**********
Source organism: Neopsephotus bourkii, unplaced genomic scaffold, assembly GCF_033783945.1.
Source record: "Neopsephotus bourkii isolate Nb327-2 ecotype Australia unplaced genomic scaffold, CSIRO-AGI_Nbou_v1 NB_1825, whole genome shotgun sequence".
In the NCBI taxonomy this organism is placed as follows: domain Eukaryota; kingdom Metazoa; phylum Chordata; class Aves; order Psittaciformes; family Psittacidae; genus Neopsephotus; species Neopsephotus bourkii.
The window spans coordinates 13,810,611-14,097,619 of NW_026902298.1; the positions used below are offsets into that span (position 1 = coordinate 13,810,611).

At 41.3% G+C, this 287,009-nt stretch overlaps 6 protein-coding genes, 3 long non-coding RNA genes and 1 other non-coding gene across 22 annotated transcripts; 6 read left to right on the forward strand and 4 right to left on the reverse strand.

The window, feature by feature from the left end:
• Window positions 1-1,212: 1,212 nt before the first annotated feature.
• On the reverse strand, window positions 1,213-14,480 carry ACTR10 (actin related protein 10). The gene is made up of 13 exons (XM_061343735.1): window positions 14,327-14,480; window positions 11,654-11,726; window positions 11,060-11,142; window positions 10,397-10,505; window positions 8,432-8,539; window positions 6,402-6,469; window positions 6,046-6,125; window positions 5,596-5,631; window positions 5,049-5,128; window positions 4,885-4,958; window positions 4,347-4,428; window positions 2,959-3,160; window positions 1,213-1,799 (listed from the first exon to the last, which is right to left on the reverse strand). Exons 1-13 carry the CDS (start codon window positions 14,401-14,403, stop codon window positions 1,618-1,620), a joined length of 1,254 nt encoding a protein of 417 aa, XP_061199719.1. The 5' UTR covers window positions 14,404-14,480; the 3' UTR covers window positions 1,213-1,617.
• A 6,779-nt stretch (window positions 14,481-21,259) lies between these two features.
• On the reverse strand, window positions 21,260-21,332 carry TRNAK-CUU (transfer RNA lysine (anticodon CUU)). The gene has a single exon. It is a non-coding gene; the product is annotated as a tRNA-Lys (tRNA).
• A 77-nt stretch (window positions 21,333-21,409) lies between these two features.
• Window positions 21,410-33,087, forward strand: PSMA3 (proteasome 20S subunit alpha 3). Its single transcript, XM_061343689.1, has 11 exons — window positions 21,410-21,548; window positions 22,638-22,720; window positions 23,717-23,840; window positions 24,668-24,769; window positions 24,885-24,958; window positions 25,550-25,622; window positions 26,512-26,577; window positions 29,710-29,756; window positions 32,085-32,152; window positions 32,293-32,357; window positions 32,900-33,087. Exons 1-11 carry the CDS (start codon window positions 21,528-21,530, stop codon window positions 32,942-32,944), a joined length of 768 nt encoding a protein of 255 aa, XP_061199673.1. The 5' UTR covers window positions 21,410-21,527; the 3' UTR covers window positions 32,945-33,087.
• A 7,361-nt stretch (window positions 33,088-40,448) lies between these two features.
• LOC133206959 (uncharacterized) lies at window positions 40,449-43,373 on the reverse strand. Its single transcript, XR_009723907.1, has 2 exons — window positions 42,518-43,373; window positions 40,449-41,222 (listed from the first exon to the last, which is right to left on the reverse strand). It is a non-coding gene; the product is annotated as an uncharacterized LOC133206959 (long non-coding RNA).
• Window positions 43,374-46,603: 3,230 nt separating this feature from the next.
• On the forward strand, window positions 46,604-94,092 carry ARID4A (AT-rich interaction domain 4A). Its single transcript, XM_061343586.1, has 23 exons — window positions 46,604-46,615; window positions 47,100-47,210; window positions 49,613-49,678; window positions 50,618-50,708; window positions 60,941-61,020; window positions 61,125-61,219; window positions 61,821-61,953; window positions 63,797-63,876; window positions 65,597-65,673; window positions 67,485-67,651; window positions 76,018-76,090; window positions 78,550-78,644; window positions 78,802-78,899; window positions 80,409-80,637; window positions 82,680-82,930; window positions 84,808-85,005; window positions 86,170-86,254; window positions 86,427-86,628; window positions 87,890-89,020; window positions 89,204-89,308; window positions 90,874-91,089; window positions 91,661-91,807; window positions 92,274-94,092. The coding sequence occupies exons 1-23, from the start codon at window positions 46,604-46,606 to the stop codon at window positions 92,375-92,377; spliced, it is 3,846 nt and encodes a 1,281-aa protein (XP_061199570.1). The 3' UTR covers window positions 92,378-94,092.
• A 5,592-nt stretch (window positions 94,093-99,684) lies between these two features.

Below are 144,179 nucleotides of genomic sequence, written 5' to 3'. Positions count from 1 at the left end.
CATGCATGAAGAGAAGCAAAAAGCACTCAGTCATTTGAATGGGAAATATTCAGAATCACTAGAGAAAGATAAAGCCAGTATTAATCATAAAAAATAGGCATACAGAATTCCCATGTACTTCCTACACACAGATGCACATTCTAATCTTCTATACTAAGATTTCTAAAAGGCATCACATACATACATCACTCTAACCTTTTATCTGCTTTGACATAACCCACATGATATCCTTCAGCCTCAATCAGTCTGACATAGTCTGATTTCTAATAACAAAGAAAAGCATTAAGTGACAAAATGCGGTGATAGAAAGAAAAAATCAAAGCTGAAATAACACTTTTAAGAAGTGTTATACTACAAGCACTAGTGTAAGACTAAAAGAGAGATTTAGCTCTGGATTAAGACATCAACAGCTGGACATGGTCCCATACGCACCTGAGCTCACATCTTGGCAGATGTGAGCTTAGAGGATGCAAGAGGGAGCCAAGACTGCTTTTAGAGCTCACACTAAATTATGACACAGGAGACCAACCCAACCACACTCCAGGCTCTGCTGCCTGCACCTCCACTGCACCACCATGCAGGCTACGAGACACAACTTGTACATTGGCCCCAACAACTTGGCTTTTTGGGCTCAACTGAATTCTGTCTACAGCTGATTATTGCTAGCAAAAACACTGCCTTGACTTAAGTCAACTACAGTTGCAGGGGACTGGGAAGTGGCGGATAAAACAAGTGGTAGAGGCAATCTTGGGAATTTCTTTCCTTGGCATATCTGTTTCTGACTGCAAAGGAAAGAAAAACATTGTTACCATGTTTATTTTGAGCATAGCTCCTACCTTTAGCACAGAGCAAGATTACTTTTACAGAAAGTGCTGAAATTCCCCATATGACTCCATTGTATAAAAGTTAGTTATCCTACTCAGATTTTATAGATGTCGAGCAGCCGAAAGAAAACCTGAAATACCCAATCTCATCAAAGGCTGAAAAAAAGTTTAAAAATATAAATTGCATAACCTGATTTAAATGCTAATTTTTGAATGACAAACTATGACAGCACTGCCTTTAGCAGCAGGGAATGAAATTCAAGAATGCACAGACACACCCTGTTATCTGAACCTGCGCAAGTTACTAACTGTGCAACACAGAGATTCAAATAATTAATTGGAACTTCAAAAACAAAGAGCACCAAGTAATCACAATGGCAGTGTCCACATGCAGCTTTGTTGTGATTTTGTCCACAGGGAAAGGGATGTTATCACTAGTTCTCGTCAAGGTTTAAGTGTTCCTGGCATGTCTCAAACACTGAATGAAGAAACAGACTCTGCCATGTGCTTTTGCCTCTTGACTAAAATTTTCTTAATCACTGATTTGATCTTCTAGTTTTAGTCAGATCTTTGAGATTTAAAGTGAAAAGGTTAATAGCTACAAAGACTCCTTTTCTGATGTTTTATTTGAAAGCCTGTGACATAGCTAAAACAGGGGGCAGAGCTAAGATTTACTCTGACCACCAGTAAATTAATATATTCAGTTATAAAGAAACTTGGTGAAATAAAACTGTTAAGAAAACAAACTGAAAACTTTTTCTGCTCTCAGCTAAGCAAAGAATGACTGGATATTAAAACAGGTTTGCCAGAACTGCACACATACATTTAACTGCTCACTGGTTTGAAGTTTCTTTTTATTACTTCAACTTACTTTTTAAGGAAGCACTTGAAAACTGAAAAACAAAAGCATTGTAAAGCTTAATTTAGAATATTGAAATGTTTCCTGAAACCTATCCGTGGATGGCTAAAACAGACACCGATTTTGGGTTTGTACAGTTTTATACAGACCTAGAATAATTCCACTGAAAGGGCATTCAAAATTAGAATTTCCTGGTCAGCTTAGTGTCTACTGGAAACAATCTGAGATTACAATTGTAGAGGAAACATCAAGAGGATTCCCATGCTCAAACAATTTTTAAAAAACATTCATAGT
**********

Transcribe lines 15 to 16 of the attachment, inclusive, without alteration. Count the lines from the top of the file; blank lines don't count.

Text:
• Window positions 43,374-46,603: 3,230 nt separating this feature from the next.
• On the forward strand, window positions 46,604-94,092 carry ARID4A (AT-rich interaction domain 4A). Its single transcript, XM_061343586.1, has 23 exons — window positions 46,604-46,615; window positions 47,100-47,210; window positions 49,613-49,678; window positions 50,618-50,708; window positions 60,941-61,020; window positions 61,125-61,219; window positions 61,821-61,953; window positions 63,797-63,876; window positions 65,597-65,673; window positions 67,485-67,651; window positions 76,018-76,090; window positions 78,550-78,644; window positions 78,802-78,899; window positions 80,409-80,637; window positions 82,680-82,930; window positions 84,808-85,005; window positions 86,170-86,254; window positions 86,427-86,628; window positions 87,890-89,020; window positions 89,204-89,308; window positions 90,874-91,089; window positions 91,661-91,807; window positions 92,274-94,092. The coding sequence occupies exons 1-23, from the start codon at window positions 46,604-46,606 to the stop codon at window positions 92,375-92,377; spliced, it is 3,846 nt and encodes a 1,281-aa protein (XP_061199570.1). The 3' UTR covers window positions 92,378-94,092.